But, Baelin’s custom model could preserve mana inside of it for days.
It would keep until morning.
He felt out the mana inside. It was beautiful. The wild mana had been converted into usable—though still very intense—power. And there was a lot of it.
With the sheer intensity and amount of mana, he could probably power five or six normal golems with the stuff.
He chuckled. This was it. The problem of power had been solved. Now all that was needed was to direct it through the golem core in the morning. He’d have to spend part of the night writing a detailed report on what had happened as he’d promised Baelin he would, though. It had been a long day, and had turned into an even longer night.
“A fine kill and congratulations,” Nua-Oge was looking up at the golem. “Have you named it yet? It’s a claygon, yes?”
Alex blinked. “A what now?”
“Ah, sorry, I mispronounced it in the common tongue,” she explained. “Clay golem, I meant.”
“Claygon…” Selina said. “Alex, that name’s awesome! It sounds really cool!”
Alex paused, thinking about it. The golem had the ability to evolve, so having ‘clay’ in its name wouldn’t be accurate once it began to change.
Wouldn’t that be fun?
Attackers punched by a stone or iron golem named Claygon would be pretty hilarious. It was one thing to be stomped by a golem or warrior with a really cool, badass name…but being stomped to death by something that was named by a slip of the tongue and a little girl’s enthusiasm?
Wouldn’t that be just plain embarrassing?
“I like it,” He said. “I like it a lot! Claygon it is!”
Selina cheered and jumped for joy as the golem was named, while the others had mixed expressions on their faces.
“I feel very sorry for any children you have, Alex.” Khalik shook his head. “They shall have terrible names.”
“How’s he doing?” Alex asked as he stepped up beside a seated exhausted looking dark-haired young woman.
Isolde blinked blearily, squinting up at Alex, Khalik and Theresa. Nua-Oge, Shiani and Grimloch had gone home, but asked them to let them know how Thundar was tomorrow. Selina had fallen asleep on the way over and Alex was carrying her.
Isolde’s smile was faint. “You’re here. Good.”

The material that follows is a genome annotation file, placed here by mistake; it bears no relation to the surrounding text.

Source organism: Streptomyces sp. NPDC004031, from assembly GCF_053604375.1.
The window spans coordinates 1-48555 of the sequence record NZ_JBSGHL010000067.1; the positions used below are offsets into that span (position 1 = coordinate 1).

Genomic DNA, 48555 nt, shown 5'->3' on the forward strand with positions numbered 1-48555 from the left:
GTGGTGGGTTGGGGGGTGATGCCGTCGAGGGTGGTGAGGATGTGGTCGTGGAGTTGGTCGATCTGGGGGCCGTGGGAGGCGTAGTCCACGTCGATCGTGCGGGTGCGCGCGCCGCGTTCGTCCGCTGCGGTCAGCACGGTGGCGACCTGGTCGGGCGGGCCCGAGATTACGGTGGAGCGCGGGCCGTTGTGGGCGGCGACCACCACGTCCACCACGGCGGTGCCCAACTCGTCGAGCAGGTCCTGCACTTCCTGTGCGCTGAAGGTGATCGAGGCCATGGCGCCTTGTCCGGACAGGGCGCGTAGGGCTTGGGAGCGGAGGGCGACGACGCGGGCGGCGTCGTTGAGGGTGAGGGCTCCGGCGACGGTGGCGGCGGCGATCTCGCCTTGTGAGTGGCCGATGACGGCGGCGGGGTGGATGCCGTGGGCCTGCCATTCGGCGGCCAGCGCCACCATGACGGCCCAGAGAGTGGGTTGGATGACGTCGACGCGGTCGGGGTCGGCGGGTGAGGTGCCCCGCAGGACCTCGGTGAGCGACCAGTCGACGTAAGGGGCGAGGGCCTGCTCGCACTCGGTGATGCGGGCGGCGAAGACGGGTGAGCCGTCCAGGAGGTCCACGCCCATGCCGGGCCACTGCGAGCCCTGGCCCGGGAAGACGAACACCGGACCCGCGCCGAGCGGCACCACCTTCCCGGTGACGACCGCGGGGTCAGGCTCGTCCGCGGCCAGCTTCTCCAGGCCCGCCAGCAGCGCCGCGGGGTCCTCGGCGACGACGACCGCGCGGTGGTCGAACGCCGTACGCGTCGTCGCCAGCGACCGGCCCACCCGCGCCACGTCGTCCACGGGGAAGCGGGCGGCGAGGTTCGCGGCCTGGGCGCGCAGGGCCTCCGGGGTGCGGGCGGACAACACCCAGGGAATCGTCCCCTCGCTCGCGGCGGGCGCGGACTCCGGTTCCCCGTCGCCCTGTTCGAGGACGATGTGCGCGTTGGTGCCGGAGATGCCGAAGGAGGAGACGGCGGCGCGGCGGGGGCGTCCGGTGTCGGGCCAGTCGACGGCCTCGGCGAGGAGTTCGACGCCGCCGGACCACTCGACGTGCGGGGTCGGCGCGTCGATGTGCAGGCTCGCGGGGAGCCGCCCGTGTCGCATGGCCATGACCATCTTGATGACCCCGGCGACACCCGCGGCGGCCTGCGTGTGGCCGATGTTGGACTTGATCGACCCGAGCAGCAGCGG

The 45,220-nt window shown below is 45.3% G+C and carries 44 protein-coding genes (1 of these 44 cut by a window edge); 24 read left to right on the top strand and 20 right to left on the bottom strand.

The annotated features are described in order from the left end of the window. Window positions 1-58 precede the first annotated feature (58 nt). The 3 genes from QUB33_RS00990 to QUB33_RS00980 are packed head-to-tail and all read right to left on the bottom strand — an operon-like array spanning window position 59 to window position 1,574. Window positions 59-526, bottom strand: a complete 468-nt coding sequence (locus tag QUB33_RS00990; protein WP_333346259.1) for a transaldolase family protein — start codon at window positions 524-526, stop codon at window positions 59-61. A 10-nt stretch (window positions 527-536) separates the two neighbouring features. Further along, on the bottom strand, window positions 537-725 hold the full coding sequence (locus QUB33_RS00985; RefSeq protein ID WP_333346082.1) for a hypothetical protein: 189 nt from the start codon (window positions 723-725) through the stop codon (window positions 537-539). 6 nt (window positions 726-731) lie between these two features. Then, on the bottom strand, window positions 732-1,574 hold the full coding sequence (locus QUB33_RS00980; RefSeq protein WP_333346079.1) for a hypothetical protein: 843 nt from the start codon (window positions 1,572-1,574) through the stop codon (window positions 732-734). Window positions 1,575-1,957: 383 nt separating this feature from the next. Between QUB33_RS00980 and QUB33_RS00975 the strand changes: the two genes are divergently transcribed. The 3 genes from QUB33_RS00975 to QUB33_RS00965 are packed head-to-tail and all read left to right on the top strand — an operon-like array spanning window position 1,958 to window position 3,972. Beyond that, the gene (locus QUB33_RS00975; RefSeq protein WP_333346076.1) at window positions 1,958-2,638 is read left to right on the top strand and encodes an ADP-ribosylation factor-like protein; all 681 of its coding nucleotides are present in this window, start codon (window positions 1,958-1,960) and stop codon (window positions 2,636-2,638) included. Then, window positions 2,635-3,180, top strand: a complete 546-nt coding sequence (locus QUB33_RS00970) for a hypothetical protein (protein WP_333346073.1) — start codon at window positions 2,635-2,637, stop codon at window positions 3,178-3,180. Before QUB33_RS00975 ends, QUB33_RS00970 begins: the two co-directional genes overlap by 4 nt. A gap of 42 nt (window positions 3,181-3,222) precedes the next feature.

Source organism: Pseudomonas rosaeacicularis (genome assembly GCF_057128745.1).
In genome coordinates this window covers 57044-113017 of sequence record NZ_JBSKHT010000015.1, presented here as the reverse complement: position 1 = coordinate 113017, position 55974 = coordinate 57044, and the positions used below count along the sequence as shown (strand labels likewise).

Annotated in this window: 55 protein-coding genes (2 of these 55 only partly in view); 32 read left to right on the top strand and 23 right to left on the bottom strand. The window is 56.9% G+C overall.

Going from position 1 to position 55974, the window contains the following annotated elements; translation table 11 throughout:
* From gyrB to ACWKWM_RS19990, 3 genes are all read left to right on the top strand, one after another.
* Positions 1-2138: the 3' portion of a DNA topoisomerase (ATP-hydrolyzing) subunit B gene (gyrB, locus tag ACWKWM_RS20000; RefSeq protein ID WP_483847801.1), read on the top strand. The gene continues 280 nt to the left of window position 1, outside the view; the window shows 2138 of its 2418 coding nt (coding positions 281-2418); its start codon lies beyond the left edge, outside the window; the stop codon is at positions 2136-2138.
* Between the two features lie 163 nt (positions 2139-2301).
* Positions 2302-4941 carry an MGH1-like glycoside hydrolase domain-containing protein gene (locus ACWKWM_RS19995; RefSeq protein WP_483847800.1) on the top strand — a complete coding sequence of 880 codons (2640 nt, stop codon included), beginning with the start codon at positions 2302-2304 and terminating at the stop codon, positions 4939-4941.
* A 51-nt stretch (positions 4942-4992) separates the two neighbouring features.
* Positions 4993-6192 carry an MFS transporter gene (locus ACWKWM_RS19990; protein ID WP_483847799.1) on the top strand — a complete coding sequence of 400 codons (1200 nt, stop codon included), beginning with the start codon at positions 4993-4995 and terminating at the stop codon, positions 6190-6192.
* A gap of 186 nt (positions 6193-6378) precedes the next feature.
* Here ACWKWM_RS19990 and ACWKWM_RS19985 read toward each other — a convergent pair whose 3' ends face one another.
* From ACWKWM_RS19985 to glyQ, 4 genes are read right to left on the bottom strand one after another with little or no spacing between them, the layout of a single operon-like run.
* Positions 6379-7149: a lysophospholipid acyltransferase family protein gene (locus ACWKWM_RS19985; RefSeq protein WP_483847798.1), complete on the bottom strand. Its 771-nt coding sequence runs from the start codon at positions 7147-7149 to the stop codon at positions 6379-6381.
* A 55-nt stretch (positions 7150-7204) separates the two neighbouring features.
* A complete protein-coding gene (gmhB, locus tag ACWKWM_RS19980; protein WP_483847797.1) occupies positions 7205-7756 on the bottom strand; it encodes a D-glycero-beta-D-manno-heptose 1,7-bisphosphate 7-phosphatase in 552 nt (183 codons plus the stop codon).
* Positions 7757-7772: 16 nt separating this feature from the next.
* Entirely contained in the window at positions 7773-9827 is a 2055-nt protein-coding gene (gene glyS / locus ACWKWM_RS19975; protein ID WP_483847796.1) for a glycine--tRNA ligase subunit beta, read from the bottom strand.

The infirmary waiting area was largely deserted at this time of night. Only a few people were waiting in the rows of chairs facing a front desk and doorway leading further into the squat, one-story building.
“It was much busier earlier,” Isolde said. “The other victims were brought in and there was much activity then, but now things have quieted down. As for Thundar…” She shook her head. “The drain was very bad…but thankfully, not as bad as it could have been. His mana pool has been damaged, but it is not to the point where it is crippled. They said he would recover with treatment, time and rest.”
Sighs of relief went through the group.
“…you don’t seem to be happy,” Theresa pointed out.
“Well, it is not all good,” Isolde said. “He cannot use magic for at least three weeks while his pool recovers. It will greatly put him behind in his studies.”
Alex nearly burst out laughing.
Leave it to Isolde to be thinking about Thundar’s academic well-being right now.
“Will they let us see him?” He asked her.
She shook her head. “He is sleeping now. They say that when he awakens he will be able to take visitors, but it will take time for his body to recover. He is not likely to wake for a couple of days yet.”
“Nothing for it, then,” Alex said. “We’ll have to let him rest up.”
“Is the monster dead?” she asked.
“Oh yes,” Khalik said. “And it was not a peaceful death.”
“Good,” Isolde said. “Thundar will no doubt be happy with that news.”
In his office, chancellor Baelin doubled over in a third fit of laughter. The goatman’s beard clasps rattled as he pounded the desktop in absolute glee.
“Oh, this is too rich!” he roared. “Stuffing a mana vampire like a roasted pig and then draining it dry! What an absolutely barbaric and mad scheme!”
His laughter filled the air for a good minute as he continued flipping through Alex’s report.
The tired, yet excited young wizard sat before Baelin’s desk, watching him in shared amusement.
Knowing Baelin’s propensity for…well, killing things and taking their skulls, he’d had the feeling that the ancient wizard would approve of how he’d made use of the mana vampire.
He hadn’t expected this enthusiastic of a reaction, though.
There were times when he couldn’t help but wonder if Baelin was completely mad. Then again…considering how old he was and how much things had changed around him, maybe the world seemed mad to him.